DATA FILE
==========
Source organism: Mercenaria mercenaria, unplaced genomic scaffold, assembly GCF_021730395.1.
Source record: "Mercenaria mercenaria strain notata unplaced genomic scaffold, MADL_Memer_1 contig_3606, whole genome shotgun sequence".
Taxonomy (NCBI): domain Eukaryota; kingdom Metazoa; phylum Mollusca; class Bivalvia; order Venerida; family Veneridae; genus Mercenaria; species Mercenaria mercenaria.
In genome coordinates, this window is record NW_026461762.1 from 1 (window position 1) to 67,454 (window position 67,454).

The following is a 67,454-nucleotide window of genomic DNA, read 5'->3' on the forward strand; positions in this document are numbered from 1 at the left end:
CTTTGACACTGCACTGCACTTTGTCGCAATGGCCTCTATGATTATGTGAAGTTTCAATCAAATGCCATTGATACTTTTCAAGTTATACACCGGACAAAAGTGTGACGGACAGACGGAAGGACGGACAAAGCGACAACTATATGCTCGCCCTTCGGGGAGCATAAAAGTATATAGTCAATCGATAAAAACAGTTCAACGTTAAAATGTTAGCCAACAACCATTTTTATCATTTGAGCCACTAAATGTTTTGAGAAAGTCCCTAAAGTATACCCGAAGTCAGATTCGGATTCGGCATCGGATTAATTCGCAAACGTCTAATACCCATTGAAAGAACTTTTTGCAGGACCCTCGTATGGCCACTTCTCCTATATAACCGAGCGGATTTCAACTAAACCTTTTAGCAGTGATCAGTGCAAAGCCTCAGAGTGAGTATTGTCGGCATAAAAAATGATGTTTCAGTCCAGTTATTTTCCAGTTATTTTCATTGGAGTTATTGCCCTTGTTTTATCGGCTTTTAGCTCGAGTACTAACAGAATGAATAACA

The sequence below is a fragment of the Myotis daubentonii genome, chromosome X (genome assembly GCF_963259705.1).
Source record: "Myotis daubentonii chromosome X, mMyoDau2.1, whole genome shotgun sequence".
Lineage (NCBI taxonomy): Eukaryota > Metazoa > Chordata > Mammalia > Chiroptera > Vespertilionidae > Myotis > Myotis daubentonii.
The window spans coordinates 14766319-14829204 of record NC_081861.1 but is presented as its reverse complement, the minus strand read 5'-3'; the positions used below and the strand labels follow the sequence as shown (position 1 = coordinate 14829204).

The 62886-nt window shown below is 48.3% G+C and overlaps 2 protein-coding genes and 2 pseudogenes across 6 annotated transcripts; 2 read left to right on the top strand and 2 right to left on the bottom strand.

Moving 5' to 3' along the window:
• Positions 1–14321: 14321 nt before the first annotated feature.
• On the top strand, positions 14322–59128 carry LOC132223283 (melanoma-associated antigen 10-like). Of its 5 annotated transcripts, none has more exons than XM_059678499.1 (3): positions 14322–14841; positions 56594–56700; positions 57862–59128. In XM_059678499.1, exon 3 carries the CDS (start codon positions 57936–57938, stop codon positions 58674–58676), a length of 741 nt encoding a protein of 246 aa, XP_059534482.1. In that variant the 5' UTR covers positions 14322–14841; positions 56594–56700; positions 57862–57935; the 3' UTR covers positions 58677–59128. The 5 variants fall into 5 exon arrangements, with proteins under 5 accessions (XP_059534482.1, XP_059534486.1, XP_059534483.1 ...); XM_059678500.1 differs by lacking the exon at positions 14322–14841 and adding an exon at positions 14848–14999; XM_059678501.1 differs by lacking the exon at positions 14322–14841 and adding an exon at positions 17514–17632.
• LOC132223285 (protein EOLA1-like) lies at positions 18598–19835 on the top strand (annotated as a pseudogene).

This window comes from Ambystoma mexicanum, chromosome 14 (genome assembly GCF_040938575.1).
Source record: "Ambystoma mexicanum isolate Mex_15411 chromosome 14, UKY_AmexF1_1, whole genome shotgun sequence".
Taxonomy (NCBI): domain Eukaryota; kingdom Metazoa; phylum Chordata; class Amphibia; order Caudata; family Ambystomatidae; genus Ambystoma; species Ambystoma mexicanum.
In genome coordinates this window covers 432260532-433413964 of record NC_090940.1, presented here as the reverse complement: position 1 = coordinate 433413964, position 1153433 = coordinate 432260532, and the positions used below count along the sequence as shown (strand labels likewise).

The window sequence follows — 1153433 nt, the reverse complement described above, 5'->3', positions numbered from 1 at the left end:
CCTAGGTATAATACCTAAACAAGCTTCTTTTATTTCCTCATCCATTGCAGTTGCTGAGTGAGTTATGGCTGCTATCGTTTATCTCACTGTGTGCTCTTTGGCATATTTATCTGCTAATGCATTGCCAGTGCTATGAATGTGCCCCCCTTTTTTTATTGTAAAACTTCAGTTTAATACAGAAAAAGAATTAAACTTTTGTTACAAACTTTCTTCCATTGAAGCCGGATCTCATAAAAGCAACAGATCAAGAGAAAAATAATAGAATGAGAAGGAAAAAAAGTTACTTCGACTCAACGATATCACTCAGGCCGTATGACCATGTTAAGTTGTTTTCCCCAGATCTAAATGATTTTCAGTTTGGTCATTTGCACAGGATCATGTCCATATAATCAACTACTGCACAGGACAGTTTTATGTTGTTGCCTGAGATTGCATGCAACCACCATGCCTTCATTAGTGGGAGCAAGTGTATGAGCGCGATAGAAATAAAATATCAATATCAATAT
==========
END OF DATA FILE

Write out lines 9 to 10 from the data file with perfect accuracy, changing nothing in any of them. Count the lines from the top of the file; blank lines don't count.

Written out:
Lineage (NCBI taxonomy): Eukaryota > Metazoa > Chordata > Mammalia > Chiroptera > Vespertilionidae > Myotis > Myotis daubentonii.
The window spans coordinates 14766319-14829204 of record NC_081861.1 but is presented as its reverse complement, the minus strand read 5'-3'; the positions used below and the strand labels follow the sequence as shown (position 1 = coordinate 14829204).